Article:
The search for habitable conditions beyond Earth has just become more interesting with the discovery of biologically available phosphorus from one of Saturn’s moons. Phosphorus is the most elusive of the six crucial elements needed for life.
In research published today in Nature, data from the Cassini spacecraft were used to find phosphorus compounds called phosphates in Saturn’s E ring – one of the fainter outer rings of the planet.
These compounds likely came from the ice volcano (cryovolcano) plumes from the sub-surface liquid water ocean on Saturn’s moon Enceladus.
A famous moon
Enceladus seemed like a typical moon of Saturn until the Cassini spacecraft came to take a closer look. Arriving at Saturn in 2005, Cassini has been making discovery after discovery that have catapulted Enceladus to one of the top places to look for life beyond Earth.
In particular, we learned Enceladus has a liquid water ocean beneath its icy surface, heated by gravitational tidal forcing – the kind of forcing that produces ocean tides on Earth.
The process of organic compounds making their way onto ice grains emitted in plumes from Saturn’s moon Enceladus, where they were detected by NASA’s Cassini spacecraft. Image: NASA/JPL-Caltech.
This environment is tantalisingly similar to the hydrothermal vents thought by some to be the place where life may have originated on Earth. Such vents certainly host life on Earth today.
Most life on Earth ultimately relies on photosynthesis – generating energy from sunlight. Meanwhile, the ultimate energy source for any life on Enceladus would be the gravity of Saturn producing tides far stronger than the Moon produces on Earth, allowing a liquid water ocean despite the very cold -200℃ ice crust surface.
The Enceladus plumes have been called a “gimme” for efforts to sample the oceans of alien worlds. One wouldn’t need to land to collect a sample, nor to then launch to return it for analysis.
An obvious approach to sampling an ice volcano is to simply fly through it. However, this is difficult because the speed at which a space probe would encounter the plume would likely kill most organics.
Instead, the easiest approach is to examine the accumulation of ejected material from Enceladus in Saturn’s E ring, which is what the team did in this latest study.
Using this approach, researchers have previously discovered complex organic molecules coming from Enceladus. These findings confirmed that the watery environment on Enceladus supports complex chemistry involving nitrogen and oxygen.
However, until now we didn’t know about the availability of phosphorus on Enceladus; in many environments this element is locked in rocks.
A crucial element
The discovery of phosphates in Saturn’s E ring suggests phosphates could be available within the oceans of Enceladus at a concentration 100 times higher than in Earth’s oceans.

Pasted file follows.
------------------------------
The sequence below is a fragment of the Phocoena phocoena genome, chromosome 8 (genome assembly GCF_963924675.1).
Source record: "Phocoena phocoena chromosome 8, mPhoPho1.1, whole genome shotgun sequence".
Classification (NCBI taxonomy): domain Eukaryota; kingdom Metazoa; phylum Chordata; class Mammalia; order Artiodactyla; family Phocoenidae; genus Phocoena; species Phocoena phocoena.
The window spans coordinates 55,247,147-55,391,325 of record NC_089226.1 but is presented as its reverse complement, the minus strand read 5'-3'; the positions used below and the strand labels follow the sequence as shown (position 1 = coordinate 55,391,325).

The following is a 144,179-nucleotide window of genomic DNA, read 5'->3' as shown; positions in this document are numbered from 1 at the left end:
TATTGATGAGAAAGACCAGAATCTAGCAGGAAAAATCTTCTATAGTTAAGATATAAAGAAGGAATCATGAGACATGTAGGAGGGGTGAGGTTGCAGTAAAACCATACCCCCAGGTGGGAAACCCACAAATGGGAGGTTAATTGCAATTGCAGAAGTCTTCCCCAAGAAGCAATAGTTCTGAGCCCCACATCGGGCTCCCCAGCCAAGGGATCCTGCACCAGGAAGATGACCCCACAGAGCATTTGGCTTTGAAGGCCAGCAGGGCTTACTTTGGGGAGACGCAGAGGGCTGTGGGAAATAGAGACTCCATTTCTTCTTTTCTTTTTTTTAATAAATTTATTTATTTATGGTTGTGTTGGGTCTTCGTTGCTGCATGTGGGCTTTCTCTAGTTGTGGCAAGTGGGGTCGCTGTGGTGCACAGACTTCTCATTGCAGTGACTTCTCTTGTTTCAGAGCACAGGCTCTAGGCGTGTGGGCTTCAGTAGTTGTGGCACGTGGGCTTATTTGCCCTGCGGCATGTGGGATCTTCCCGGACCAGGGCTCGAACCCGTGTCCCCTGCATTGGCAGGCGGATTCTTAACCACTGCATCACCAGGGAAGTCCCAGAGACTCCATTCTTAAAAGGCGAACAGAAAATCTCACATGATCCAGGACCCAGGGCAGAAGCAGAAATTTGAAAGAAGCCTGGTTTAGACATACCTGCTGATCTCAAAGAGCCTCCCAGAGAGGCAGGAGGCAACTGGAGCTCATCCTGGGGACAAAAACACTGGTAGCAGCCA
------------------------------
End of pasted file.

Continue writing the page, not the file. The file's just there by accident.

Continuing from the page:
Phosphorus is crucial for life as we know it, partly because it is a key building block of DNA and RNA, molecules essential to all life on Earth. Phosphate is also vital for a number of other metabolic processes in all life.
Many of the essential components necessary for the emergence of life as we know it have thus been discovered on Enceladus. This puts it at or near the top of lists of places to search for life beyond Earth in our Solar System.
Nevertheless, this discovery is only the start of the story. For phosphate to form bonds with carbon – this type of bond is found in the backbone of DNA – we need specialised chemistry that’s very dependent on the environment.
We’ll need further study of the chemistry in and under the crust of Enceladus. But a future detection of organic phosphate compounds would be particularly interesting for the potential for life in the moon’s oceans.
No ‘smoking gun’
This research is reminiscent of the reported detection of phosphine on Venus in September 2020, which was cast into doubt by later evidence.
However, the detection method is quite different. On Venus the presence of phosphine was proposed by observing the atmosphere from Earth. The phosphates in this study were detected using an instrument orbiting Saturn called a mass spectrometer, which measured the mass of individual compounds found in the ice of the E ring.
To verify the analysis, the authors created a water solution on Earth very similar to the predicted Enceladus ocean.
That said, both detection methods carry a risk of misidentification, where a different molecule that’s not phosphine is actually responsible for the result.
It would be great to have a “smoking gun” for life beyond Earth, but realistically it will instead be a trickle of evidence that grows as we discover more about these environments.
The study published today is one more piece of evidence supporting the fact that Enceladus may be a great location in our search for extraterrestrial life.
Acknowledgements: We thank Prof Steve Benner from The Foundation For Applied Molecular Evolution for his insight and contributions to this article.
Laura McKemmish, Lecturer, UNSW Sydney; Albert Fahrenbach, Senior Lecturer, UNSW Sydney, and Martin Van Kranendonk, Professor and Director of the Australian Centre for Astrobiology, UNSW Sydney
This article is republished from The Conversation under a Creative Commons license. Read the original article.